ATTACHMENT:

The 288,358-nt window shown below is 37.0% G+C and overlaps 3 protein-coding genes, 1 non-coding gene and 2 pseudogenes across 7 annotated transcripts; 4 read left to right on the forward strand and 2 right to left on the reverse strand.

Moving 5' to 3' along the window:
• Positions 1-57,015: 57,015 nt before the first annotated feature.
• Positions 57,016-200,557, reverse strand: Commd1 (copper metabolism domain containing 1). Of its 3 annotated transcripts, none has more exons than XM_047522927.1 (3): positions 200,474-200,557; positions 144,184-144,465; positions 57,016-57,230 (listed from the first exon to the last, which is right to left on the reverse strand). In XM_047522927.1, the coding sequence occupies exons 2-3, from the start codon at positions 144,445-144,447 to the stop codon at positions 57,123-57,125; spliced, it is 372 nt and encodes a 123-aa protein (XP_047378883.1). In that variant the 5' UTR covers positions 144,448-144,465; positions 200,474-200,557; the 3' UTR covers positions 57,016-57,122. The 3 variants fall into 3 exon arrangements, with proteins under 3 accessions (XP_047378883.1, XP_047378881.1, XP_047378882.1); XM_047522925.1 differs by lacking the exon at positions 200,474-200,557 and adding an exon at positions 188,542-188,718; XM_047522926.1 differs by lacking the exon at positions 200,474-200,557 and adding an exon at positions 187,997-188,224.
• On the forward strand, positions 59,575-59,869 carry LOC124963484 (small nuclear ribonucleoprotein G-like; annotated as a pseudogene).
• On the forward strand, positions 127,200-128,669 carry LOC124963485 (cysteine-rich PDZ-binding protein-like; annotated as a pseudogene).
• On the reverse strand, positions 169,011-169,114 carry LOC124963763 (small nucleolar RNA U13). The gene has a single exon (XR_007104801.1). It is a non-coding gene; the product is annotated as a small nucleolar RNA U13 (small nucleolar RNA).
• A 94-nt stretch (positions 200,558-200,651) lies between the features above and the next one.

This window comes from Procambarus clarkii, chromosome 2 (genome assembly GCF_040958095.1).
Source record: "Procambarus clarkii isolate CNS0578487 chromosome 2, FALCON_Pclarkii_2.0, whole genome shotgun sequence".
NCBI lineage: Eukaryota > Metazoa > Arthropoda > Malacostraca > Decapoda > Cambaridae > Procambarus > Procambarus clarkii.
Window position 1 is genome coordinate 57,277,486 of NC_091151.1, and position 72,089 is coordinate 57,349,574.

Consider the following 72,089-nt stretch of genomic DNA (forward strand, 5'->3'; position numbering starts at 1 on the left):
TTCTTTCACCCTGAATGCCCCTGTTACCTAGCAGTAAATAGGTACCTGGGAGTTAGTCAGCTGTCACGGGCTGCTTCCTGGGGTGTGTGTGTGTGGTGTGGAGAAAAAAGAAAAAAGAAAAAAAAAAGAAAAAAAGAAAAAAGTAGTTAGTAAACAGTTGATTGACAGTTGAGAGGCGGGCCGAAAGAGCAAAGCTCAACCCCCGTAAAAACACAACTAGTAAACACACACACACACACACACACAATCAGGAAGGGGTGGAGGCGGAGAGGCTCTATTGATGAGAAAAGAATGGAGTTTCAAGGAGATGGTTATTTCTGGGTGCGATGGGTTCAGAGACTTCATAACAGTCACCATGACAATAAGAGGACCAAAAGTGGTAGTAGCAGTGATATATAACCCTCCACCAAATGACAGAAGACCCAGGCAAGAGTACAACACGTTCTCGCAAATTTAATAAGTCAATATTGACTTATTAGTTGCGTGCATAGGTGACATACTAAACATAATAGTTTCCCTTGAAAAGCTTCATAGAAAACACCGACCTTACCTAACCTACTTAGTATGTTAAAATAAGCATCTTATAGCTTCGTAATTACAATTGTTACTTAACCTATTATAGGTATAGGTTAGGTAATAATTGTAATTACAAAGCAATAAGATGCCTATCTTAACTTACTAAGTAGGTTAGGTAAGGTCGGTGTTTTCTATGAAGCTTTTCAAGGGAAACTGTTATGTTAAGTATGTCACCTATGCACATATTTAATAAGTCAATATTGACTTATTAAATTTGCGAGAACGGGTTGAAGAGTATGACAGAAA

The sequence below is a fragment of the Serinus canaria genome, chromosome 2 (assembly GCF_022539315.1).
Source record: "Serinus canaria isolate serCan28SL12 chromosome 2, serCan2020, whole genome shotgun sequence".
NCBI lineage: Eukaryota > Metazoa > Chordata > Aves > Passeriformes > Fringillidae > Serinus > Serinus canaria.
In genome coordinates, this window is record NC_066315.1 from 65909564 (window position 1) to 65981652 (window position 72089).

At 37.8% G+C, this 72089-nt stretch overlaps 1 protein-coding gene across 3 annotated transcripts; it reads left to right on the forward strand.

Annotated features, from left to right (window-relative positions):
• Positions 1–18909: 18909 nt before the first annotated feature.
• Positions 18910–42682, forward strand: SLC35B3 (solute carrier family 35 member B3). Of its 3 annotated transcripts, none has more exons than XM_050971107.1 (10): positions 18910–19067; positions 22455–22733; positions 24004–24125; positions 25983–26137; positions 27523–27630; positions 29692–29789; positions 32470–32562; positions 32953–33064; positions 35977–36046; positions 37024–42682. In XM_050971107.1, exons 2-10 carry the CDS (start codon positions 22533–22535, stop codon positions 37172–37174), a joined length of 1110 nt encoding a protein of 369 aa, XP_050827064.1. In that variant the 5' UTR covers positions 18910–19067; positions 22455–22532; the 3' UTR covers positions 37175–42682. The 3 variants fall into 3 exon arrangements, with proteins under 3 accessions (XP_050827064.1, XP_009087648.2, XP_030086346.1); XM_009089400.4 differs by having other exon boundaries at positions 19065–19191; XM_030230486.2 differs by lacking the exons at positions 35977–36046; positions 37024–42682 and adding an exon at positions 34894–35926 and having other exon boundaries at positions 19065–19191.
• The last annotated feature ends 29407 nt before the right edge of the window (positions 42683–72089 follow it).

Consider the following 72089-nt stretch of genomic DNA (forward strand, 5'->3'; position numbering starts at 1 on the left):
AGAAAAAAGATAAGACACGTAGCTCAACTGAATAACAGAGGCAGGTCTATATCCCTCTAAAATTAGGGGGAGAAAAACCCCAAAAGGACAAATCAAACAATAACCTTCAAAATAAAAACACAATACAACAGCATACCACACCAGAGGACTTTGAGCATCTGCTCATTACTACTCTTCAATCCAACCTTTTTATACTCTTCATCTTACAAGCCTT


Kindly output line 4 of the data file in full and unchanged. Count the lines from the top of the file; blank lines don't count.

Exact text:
• Positions 57,016-200,557, reverse strand: Commd1 (copper metabolism domain containing 1). Of its 3 annotated transcripts, none has more exons than XM_047522927.1 (3): positions 200,474-200,557; positions 144,184-144,465; positions 57,016-57,230 (listed from the first exon to the last, which is right to left on the reverse strand). In XM_047522927.1, the coding sequence occupies exons 2-3, from the start codon at positions 144,445-144,447 to the stop codon at positions 57,123-57,125; spliced, it is 372 nt and encodes a 123-aa protein (XP_047378883.1). In that variant the 5' UTR covers positions 144,448-144,465; positions 200,474-200,557; the 3' UTR covers positions 57,016-57,122. The 3 variants fall into 3 exon arrangements, with proteins under 3 accessions (XP_047378883.1, XP_047378881.1, XP_047378882.1); XM_047522925.1 differs by lacking the exon at positions 200,474-200,557 and adding an exon at positions 188,542-188,718; XM_047522926.1 differs by lacking the exon at positions 200,474-200,557 and adding an exon at positions 187,997-188,224.